One thing I've learned in writing about Apple in the era of Jonathan Ive as chief designer is that the company's products will always aspire to get thinner, lighter and simpler, striving for the ideal of being nearly featureless slabs of glass and metal. (The monolith from 2001: A Space Odyssey, that's an Apple product if ever I saw one.)
Apple made some major changes to the iPhone industrial design with the iPhone X, so we might not expect to see any revolutionary changes for a few more years. But every fall Apple releases new iPhone models, and with them an opportunity to keep creeping ever closer to that ideal. So what might this fall bring?
Targets for elimination
Back in my days at Macworld, we used to joke that Steve Jobs' turtleneck didn't have any buttons, and in his dreams, none of Apple's products had them, either. Certainly Jonathan Ive's designs have always pushed toward minimalism whenever possible, whether it's dropping the buttons from the iPod Shuffle (they came back) or the headphone jack and home button from the iPhone X (they're probably gone forever).
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So it's worth looking at today's iPhone and asking ourselves what ports and buttons are the most likely targets for elimination? Unfortunately, there's not much left. You need a few hardware buttons to kick off certain actions where the software isn't responding: powering on and off, for instance.
Could Apple afford to kill the volume buttons, the ring/silent switch, or both? As always, there are plenty of arguments about why those items are vital and can never be removed from a phone, but time and again, Apple challenges those arguments. Many headphones have their own hardware volume controls — though I'll point out that Apple's own AirPods don't — and when you're playing audio you can get to on-screen volume controls with a single tap. I'm a huge fan of these buttons — squeezing them while the iPhone's still in my jeans pocket is my preferred way of adjusting volume, in fact — but you could get rid of them.
The ring/silent switch, likewise, is a convention of smartphones that ensures you can quickly enter a social context where phone noise isn't allowed. You could argue, though, that holding down the volume-up or volume-down buttons could turn muting on and off. As a result, it feels like Apple could afford to lose some — but not all — of these buttons. If I had a vote (which I don't), I'd probably choose to eliminate the sleep/wake button and the mute switch, leaving only the volume up/down buttons. But I could also easily see an argument for the reverse. The person currently holding the job of Apple Button-Remover-in-Chief has a couple of juicy targets.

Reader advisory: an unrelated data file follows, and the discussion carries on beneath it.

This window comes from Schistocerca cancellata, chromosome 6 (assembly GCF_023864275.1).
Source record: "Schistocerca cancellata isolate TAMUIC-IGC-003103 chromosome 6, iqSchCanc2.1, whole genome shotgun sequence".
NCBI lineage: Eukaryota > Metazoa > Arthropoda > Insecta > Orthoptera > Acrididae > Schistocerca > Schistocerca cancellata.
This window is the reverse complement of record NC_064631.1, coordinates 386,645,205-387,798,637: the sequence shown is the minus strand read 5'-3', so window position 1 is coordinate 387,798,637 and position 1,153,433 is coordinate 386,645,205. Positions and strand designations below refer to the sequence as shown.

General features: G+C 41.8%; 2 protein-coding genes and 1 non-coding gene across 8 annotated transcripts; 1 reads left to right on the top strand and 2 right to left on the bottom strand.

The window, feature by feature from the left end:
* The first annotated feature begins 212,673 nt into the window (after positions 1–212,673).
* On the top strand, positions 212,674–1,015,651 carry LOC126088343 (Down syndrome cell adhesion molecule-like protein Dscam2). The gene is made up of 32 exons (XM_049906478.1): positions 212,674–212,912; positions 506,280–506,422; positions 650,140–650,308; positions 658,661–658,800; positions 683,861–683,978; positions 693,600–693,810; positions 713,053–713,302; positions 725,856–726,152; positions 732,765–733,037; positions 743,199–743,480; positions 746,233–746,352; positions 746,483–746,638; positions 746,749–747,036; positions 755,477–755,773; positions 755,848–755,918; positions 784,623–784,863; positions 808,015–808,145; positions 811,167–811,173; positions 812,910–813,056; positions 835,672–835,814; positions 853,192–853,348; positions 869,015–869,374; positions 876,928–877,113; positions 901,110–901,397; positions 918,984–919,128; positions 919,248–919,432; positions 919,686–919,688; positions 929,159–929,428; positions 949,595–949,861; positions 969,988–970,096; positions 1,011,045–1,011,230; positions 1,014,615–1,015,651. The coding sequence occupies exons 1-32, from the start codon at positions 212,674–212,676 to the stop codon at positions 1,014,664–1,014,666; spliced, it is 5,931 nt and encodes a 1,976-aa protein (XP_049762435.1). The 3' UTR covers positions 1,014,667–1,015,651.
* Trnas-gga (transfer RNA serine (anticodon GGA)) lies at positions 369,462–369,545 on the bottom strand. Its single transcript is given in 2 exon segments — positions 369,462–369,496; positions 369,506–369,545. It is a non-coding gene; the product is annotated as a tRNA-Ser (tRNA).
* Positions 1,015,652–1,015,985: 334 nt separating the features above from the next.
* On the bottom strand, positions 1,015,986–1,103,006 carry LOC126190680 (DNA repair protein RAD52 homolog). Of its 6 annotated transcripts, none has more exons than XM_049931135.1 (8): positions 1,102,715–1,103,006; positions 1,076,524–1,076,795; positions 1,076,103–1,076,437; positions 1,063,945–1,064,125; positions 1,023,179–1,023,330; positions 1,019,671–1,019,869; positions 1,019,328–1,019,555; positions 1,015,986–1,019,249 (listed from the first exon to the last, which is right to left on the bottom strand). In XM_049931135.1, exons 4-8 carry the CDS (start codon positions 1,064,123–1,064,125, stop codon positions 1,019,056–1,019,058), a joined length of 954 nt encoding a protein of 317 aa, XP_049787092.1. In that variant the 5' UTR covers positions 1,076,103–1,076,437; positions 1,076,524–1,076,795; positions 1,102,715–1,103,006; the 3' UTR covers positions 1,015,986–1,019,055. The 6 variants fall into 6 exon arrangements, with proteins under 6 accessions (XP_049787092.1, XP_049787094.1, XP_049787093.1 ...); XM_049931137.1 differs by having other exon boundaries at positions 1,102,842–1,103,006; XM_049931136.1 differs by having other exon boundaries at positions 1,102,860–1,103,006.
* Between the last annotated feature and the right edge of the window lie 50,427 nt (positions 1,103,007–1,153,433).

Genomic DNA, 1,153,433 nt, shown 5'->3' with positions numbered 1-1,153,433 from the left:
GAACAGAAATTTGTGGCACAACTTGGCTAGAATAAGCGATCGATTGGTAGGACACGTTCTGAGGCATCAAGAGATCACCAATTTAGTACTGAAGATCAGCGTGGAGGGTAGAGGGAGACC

I've heard a lot of talk about the elimination of the Lightning port from the bottom of the iPhone, but this feels like a bridge too far to me. Going from one wired access point for external accessories and charging to zero is a big step.
If the operating system on an iPhone gets utterly hosed, you can attach a Lightning cable and completely wipe and reset the device. Compare that to the Apple Watch: Screw something up with that smartwatch, which has no physical connections to the outside world, and you have no recourse but to bring it to Apple for service.) And while wireless charging is something I've come to embrace, it's hard to imagine it as the only method, since it's slower and less efficient than wired charging. Maybe someday wireless chargers will be ubiquitous and it won't be an issue any more, but we're not anywhere near that point yet.
Targets for addition
The iPhone X introduced the "notch" — a curved sensor housing cut into a screen that otherwise lacks a traditional phone bezel. Apple has embraced the notch, making it a signature part of the iPhone X's identity, and its competitors are now copying it, like so many Eastern Bloc blue jeans.
Soon, Apple will begin the process of trying to reduce the size of the notch or eliminate it altogether, because that's Apple. It's hard to imagine it will change this year, though — in fact, it's more likely that Apple will maintain the size and try to upgrade the components in the TrueDepth camera system. If the rumors are true, Apple will also attempt to bring the "notch" to the mainstream of the iPhone line through an updated version of the iPhone 8.
For this fall, my guess is that we'll see an updated set of sensors in the notch that improve Face ID's speed and accuracy, as well as the quality of the depth maps generated by the sensor when it's in selfie mode.
I'd also expect another step forward on the quality of the rear cameras, though the laws of physics seem to suggest that the bump on the back of the iPhone camera is here to stay. You've got to think that the camera bump just kills Apple's designers. But when it comes to Apple’s priorities, making the device thinner and packing in better technology and content inside seem to win out over finding a less obtrusive way to gather light and take great shots. Maybe someday Apple will revolutionize tiny smartphone sensors... but that seems a while off yet.
Finally, two less visible features that are still a huge part of the iPhone's exterior hardware are those that fight against the iPhone's natural enemies, gravity and water. Apple's made huge strides in this area, with the iPhone X and iPhone 8 rated IP67 for splash, water and dust resistance, and with regular improvements to the shatter resistance of the glass on the iPhone screen.
It feels like every year, Apple adds more water and dust resistance to its iPhones, and it makes sense — water damage is one of the biggest killers of iPhones. Today's iPhones are pretty good in this regard, but the dream would be a true claim of waterproofing, a la the Apple Watch. And just as soon as Corning invents a brand of Gorilla Glass that won't crack when you drop it, I'm pretty sure Apple will buy all of it.
Image Credits: Tom's Guide